Erik Burgess, Published December 11 2012
New focus curbing downtown crime, Fargo police sayFARGO – Downtown crime is being tempered here, thanks in part to cameras installed at the end of summer.
That’s the message police sent in a public meeting here Tuesday, as Lt. Jeff Skuza said increased, unique enforcement downtown, as well as surveillance cameras installed Sept. 21, have curbed the otherwise increasing crime in that area of town.
Since three cameras were put in on the 600 block of NP Avenue, two serious crimes have occurred in the area of surveillance. In the same span last year, eight occurred, leading Skuza to believe that something is working.
“In the short term, it certainly appears they’ve made a tremendous difference,” Skuza said, adding that he didn’t want to place all the credit on the cameras.
Still, some residents at the meeting expressed concerns about who had access to the cameras. Fargo resident Brad Friesen, who doesn’t live downtown, argued that other things could be done to decrease crime, such as improving lighting or cutting back bar hours.
“With three cameras in place, it can be a pretty slippery slope,” Friesen said. “It just seems like a real invasion of personal privacy.”
Skuza said the cameras they are using have a privacy screen that makes it impossible to peep inside windows. “We don’t have any need, right or worry to videotape private areas,” he said. “Our concern is public safety.”
He added that only eight to 12 officers have access to the camera system, and they are not being used to constantly monitor the public.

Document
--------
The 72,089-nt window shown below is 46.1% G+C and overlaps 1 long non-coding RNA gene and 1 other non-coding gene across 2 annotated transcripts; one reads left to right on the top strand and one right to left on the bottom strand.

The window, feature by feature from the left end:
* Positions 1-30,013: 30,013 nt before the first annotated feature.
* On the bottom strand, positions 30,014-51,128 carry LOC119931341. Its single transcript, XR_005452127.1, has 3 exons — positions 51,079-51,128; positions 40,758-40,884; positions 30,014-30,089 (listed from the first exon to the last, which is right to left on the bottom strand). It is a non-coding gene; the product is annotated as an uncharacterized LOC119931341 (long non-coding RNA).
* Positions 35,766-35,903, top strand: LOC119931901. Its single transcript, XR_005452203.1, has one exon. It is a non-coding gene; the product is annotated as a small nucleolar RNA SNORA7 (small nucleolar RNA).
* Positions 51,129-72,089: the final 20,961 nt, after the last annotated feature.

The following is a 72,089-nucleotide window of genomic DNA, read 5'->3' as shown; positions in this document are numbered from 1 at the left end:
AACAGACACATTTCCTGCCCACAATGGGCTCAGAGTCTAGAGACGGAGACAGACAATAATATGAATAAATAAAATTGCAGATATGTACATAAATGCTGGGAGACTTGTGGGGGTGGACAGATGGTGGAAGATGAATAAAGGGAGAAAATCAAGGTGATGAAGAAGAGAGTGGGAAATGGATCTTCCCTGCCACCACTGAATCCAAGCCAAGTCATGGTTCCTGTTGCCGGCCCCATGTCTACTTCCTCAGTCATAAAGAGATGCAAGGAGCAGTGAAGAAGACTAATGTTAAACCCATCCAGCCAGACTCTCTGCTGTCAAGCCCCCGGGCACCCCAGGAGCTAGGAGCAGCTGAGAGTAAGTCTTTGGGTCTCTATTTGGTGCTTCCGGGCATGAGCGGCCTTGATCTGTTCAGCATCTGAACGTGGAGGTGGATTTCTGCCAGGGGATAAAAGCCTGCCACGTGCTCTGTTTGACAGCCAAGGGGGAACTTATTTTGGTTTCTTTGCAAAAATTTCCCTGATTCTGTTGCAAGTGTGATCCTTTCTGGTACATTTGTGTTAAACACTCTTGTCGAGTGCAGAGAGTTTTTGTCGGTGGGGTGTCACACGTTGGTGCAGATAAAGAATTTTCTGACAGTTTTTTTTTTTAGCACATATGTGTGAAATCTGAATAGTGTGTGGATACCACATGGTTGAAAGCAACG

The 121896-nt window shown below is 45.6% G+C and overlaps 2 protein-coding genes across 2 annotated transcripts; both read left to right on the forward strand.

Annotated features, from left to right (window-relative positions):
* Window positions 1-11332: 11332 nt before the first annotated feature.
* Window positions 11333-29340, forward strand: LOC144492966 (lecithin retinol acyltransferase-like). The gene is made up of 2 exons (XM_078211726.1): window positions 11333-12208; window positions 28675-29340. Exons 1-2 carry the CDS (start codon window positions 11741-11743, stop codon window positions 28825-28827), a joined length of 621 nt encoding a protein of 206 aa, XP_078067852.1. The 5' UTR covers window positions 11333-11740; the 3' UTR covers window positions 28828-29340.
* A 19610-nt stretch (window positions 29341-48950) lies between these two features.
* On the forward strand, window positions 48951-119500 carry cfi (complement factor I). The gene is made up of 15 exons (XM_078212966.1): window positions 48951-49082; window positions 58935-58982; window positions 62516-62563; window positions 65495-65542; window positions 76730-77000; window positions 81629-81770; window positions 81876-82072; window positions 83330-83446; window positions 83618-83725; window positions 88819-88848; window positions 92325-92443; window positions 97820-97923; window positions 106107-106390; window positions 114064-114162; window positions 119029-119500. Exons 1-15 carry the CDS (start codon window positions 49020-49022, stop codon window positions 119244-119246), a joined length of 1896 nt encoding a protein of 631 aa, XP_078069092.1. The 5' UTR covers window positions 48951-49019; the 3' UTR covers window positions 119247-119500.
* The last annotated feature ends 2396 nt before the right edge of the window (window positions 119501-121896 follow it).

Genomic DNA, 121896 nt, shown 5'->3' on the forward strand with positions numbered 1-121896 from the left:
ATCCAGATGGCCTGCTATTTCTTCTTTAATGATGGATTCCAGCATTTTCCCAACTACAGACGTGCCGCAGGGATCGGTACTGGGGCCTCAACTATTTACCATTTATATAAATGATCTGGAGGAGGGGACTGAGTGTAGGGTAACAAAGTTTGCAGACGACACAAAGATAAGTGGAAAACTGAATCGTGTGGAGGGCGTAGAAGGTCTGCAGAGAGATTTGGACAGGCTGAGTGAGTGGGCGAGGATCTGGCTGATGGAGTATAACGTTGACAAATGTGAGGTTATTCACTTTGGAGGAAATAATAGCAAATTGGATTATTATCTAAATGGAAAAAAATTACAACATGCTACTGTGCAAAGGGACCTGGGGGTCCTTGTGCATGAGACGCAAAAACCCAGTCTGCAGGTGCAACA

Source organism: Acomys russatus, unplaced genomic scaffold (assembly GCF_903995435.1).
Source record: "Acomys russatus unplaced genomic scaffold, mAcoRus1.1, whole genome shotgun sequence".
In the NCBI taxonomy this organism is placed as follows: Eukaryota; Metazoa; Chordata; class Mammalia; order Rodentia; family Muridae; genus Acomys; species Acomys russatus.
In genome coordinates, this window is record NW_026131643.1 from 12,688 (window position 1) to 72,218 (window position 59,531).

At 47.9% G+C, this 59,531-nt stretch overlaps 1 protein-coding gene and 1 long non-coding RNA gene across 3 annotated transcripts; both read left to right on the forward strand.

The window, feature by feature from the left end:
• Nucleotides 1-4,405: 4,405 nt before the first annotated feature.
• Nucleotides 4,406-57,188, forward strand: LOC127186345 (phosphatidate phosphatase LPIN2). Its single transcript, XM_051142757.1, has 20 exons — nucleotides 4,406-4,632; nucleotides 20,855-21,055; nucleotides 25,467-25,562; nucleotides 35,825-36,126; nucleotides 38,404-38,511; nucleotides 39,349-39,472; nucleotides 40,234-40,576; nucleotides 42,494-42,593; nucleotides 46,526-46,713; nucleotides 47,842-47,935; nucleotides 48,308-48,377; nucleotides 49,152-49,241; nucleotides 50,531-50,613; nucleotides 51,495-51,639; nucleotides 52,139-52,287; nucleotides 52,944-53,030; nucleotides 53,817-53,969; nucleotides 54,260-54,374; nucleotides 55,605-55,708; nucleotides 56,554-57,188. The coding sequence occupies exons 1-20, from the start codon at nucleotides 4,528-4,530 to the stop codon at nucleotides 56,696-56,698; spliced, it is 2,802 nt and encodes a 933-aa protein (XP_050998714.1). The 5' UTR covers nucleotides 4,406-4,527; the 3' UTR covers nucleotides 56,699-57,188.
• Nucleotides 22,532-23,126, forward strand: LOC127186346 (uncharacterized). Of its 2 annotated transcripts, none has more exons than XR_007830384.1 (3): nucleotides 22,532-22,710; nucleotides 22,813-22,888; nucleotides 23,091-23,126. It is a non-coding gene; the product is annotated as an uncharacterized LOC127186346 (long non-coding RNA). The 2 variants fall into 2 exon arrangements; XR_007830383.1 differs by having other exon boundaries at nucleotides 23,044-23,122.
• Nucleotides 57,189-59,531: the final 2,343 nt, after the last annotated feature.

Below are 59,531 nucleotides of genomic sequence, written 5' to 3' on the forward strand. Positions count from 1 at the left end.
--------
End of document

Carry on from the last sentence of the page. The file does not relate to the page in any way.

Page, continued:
Increased police presence in the downtown area came in response to rising crime. Pointing to a map that detailed crime in Fargo, downtown was painted crimson, representing the highest density of crime in the city. Skuza said police refer to the area as “the red cloud.”
Downtown makes up less than 2 percent of the city geographically, but 21 percent of the city’s aggravated assaults occurred there this year, as of Sept. 17. Sixteen percent of criminal mischief, 14 percent of thefts, and 10 percent of traffic crashes happened downtown this year.
All said, the police department is putting 16.6 percent of its manpower into the area, Skuza said.
Complaints were at their highest in late June, when Skuza said criminal mischief was up 168 percent downtown compared to last year, and theft was up 92 percent.
In response, police increased enforcement in the area. Eleven officers patrol that area, whereas six officers are assigned to each of the city’s 11 other “beats.” Five special operations have been run downtown since August, resulting in six to eight arrests and 20 citations each time.
With the increased presence, criminal mischief complaints have been cut to a 24 percent increase and theft is up only 22 percent, Skuza said.
As for those concerned about the ethics of public surveillance, Chief Keith Ternes said they would have to “agree to disagree.”
“The use of cameras and how we’re using them is legal,” Ternes said. “To this point, I think it’s fair to say they have had at least a positive effect in the downtown area.”
Readers can reach Forum reporter Erik Burgess at (701) 241-5518